We've all been there. You know, that networking event where you came away wondering why you went. Sometimes is really is better to stay home.
Networking takes your time and money away from alternatives, so whenever possible, give careful consideration to how you're in the game and what return you are expecting from your investment.
Here are 5 tips to increase your success and generate some tangible ROI:
1) Go solo.
One of the best ways to inhibit new and meaningful connections is to have the comfort of your colleague or BFF beside you. When you are alone, you are more approachable, more vulnerable, and more inclined to stretch yourself outside your comfort zone. You're more likely to meet different types of people and get into different types of conversations as well. Be curious and put yourself out there – who knows how you’ll be inspired.
2) Elicit deep and passionate stories from your conversations.
Networking is the time to get to know the people you're talking to, to identify if they are a connection with longer-term potential. It's the best opportunity you have to let them showcase themselves and so, when they radiate with enthusiasm and passion, and elevate your trust and interest in the process, you know you've found gold. Here are a few questions to help you get that conversation started:
– How do you and/or your business add value?
– What makes you and/or your business awesome?
– Why do you do what you do?
– What's important about what you do?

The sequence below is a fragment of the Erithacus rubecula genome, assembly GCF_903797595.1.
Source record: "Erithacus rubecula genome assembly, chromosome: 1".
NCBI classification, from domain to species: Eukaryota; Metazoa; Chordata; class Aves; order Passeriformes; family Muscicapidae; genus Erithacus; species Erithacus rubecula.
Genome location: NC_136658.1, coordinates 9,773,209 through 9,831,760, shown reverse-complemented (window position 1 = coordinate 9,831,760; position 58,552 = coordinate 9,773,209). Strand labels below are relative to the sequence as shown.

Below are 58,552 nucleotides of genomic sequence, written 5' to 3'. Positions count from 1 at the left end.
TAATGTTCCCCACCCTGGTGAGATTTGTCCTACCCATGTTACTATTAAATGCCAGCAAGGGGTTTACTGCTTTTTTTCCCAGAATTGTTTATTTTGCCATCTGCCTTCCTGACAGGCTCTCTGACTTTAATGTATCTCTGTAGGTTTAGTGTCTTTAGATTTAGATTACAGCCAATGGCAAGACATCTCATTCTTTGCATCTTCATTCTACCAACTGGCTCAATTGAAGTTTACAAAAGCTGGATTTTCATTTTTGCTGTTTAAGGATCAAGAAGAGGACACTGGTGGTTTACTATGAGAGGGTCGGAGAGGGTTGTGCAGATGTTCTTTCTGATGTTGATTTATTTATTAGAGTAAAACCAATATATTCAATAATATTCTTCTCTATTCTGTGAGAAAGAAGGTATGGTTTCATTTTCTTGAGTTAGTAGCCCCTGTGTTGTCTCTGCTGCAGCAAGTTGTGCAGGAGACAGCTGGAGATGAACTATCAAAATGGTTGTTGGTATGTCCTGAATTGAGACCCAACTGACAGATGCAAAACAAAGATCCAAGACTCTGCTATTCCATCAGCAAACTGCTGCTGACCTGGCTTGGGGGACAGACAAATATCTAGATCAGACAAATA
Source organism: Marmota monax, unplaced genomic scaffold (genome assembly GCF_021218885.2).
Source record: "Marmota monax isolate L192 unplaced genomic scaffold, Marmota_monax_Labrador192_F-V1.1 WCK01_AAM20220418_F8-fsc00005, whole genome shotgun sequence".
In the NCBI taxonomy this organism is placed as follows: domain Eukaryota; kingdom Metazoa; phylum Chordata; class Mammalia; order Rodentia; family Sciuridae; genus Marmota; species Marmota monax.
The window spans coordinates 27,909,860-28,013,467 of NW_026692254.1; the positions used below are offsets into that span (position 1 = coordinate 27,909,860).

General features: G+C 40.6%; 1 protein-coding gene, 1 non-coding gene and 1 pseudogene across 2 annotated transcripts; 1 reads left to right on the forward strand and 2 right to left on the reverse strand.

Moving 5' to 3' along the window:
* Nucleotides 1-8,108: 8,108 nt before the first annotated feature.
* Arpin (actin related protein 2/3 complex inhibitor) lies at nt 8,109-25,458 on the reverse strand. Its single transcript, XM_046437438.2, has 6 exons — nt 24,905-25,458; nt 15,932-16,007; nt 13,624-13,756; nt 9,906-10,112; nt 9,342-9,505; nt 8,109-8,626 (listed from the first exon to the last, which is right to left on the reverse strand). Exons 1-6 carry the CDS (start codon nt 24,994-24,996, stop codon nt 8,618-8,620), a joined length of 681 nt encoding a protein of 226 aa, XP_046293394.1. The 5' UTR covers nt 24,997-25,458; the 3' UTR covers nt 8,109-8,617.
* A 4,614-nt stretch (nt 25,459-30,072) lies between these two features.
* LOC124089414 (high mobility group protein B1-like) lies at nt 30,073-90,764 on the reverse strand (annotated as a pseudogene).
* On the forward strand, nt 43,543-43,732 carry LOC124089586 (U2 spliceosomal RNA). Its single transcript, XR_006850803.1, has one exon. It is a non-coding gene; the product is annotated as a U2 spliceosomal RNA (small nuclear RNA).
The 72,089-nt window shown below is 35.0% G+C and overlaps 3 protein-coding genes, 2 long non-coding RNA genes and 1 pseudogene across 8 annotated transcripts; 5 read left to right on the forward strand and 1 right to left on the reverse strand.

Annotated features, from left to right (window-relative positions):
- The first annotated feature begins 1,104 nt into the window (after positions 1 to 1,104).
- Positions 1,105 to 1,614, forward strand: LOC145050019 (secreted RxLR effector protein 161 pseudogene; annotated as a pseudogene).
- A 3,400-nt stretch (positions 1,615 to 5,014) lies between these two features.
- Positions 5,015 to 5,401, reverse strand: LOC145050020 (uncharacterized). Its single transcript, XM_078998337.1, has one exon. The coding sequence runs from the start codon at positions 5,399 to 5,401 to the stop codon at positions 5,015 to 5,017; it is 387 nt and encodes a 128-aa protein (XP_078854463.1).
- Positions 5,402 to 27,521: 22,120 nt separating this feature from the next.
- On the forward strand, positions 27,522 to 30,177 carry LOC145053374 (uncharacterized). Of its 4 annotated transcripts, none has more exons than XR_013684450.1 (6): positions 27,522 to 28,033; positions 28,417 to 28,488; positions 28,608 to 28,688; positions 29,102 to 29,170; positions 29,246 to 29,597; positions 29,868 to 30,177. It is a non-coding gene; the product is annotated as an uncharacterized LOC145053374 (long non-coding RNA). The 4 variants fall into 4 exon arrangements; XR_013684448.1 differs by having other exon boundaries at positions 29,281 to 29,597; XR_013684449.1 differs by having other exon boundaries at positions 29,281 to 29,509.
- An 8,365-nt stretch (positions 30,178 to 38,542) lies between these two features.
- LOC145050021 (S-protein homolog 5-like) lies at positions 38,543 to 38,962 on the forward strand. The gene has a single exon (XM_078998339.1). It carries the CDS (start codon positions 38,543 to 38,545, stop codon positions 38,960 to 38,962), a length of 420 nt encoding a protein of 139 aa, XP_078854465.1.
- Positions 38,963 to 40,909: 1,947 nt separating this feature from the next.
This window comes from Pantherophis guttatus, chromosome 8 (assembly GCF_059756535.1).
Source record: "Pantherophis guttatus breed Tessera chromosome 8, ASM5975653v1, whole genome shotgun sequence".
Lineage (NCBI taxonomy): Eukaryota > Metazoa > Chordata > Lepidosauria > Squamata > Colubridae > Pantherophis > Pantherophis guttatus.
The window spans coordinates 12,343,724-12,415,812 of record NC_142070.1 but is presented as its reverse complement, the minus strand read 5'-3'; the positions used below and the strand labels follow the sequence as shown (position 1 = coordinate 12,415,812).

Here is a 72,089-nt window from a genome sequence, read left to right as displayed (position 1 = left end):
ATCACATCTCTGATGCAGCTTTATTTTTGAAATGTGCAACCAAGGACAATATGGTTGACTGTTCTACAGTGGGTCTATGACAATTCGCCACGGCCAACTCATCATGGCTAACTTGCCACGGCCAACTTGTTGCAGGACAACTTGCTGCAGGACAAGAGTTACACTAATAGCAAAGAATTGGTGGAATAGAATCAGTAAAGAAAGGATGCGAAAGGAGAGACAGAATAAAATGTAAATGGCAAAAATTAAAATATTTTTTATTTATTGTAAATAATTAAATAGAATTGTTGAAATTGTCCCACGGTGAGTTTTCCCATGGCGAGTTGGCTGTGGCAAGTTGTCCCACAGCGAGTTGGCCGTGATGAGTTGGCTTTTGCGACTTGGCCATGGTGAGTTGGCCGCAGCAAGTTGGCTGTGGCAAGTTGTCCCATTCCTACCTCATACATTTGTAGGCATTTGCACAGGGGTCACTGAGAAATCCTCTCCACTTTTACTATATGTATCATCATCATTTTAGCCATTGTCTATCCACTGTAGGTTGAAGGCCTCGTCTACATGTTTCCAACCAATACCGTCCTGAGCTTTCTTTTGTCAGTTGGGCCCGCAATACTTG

– How do you hope to change the world?
3) Don't dog paddle. Dive in!
When you meet someone new, especially at a networking event, they've already had several mundane and superficial conversations … they are probably dog paddling their way through the crowd, safely floating at the surface while, just below, there's a whole bundle of energy at work. Go to the source of that energy. Deepen the conversation, explore what's going on at a more profound level and find out how they look so at ease and stay afloat. (This, of course, is a metaphor for their business). Ask questions like:
– What's working well for you in your business?
– What would be a great win for you at this event?
– What would that win do for you and your business?
– How could I be of value to you while we're here?
4) Request more business cards than you give out.
If you have their card, you're in control of the follow-up. If they have yours, who knows when they will connect again? Your networking objective is to meet people, gather cards, and seek out professional opportunities for future exploration. Save the selling for the follow-up, when you can really focus on the sales objective.
5) Prioritize follow-up.
Once back at home or office, sort your collection of cards according to their relationship category: Potential Clients, Influencers, Potential Suppliers, Strategic Partners, etc. and then start your follow-up right away. Anything you can do to remind them of your conversation is a bonus – it will help you stand out. Be sure to integrate your Social Media platforms with these connections as well, to give them alternative ways to interact with you, and also to increase your virtual engagement.
Finally, remember that networking is your opportunity to be a memorable influencer. Meet people, engage with them and really listen to their story, identify ways to add value to them immediately or in the future and leave them with the desire to continue their connection with you.
If you're successful, it's been a good use of your resources and you will be appropriately rewarded.
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